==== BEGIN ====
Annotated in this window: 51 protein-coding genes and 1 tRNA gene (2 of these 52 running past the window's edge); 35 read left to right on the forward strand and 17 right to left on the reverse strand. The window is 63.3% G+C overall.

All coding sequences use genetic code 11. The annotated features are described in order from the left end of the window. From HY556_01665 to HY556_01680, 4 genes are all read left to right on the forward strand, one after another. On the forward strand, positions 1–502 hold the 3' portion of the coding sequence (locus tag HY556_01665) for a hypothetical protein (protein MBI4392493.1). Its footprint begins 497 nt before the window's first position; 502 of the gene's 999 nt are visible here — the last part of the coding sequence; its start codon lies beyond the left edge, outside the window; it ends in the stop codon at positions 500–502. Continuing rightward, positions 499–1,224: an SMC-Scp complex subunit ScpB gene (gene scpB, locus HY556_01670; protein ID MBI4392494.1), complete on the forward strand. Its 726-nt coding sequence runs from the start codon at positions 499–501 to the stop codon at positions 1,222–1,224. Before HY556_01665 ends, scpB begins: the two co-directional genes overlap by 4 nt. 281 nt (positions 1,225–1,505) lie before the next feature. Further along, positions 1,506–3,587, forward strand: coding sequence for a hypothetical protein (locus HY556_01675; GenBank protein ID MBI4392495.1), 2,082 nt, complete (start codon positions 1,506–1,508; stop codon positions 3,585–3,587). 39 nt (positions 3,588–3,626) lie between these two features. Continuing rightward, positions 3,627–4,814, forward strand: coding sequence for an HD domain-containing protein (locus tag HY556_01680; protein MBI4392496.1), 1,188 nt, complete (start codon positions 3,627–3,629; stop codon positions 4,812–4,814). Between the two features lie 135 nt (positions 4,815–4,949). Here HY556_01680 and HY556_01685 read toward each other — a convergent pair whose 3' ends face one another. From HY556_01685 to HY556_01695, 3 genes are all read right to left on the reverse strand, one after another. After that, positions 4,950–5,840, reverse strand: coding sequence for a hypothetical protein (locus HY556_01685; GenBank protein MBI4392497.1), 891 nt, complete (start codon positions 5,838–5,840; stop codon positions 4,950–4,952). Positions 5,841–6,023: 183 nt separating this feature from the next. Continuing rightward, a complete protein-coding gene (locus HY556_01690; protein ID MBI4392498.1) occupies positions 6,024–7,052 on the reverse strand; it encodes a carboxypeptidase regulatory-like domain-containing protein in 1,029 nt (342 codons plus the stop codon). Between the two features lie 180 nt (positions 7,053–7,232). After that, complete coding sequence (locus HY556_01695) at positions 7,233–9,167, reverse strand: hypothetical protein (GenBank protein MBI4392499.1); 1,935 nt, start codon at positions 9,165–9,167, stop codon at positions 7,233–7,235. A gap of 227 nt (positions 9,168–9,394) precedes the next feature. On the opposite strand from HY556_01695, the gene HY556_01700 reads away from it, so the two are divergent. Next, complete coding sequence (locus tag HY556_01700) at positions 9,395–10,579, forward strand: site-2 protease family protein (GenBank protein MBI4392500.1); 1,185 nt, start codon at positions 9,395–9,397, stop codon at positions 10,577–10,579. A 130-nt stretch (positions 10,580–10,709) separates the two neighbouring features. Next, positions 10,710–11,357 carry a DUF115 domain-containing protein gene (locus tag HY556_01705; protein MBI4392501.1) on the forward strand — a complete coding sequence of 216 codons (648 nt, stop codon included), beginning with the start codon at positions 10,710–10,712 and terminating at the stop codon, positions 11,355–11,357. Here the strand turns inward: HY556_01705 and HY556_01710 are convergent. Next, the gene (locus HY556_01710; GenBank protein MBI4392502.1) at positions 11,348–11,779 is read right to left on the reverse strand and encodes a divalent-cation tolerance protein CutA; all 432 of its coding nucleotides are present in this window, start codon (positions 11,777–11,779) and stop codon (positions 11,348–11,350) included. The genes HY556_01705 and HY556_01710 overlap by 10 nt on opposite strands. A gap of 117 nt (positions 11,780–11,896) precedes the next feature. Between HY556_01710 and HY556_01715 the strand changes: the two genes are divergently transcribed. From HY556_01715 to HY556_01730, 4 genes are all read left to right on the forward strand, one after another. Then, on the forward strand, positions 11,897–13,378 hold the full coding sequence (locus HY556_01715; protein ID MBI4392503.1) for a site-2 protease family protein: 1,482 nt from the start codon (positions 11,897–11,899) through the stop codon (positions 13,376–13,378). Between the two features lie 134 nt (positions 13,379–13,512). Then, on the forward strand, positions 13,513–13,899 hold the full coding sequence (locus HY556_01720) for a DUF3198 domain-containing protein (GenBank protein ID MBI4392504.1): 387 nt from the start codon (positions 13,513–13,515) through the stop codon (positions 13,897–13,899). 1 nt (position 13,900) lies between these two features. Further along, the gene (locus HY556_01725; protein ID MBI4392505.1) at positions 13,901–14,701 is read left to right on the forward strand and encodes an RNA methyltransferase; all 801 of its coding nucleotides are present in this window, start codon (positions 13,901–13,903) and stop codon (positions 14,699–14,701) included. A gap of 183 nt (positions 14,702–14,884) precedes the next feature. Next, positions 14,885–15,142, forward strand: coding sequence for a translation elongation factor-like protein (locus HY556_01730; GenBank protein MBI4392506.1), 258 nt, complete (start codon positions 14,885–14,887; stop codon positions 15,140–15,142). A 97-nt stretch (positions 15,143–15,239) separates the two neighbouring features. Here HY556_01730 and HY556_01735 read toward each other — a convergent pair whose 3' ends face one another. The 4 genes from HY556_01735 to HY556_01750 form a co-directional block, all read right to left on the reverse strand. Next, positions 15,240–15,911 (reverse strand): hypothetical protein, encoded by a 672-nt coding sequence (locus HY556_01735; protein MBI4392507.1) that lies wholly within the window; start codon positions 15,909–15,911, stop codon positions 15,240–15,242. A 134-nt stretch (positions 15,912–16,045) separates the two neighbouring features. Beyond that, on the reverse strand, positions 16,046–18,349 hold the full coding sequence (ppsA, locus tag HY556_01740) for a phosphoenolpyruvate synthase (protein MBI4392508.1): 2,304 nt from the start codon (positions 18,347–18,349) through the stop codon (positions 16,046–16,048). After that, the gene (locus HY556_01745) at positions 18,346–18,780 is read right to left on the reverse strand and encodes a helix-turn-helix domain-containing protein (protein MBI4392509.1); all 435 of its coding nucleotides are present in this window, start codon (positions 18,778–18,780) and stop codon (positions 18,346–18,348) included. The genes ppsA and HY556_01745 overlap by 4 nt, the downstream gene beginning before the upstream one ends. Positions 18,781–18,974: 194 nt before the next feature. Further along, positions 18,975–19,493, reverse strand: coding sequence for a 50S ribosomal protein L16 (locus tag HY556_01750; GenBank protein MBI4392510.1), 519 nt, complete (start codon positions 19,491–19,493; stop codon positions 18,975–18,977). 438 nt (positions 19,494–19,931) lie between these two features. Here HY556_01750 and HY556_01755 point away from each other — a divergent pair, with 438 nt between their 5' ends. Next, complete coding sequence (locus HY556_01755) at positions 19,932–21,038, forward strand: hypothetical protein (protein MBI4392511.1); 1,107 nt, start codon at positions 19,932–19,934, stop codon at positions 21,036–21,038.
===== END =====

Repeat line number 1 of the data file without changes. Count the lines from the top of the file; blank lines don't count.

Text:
Annotated in this window: 51 protein-coding genes and 1 tRNA gene (2 of these 52 running past the window's edge); 35 read left to right on the forward strand and 17 right to left on the reverse strand. The window is 63.3% G+C overall.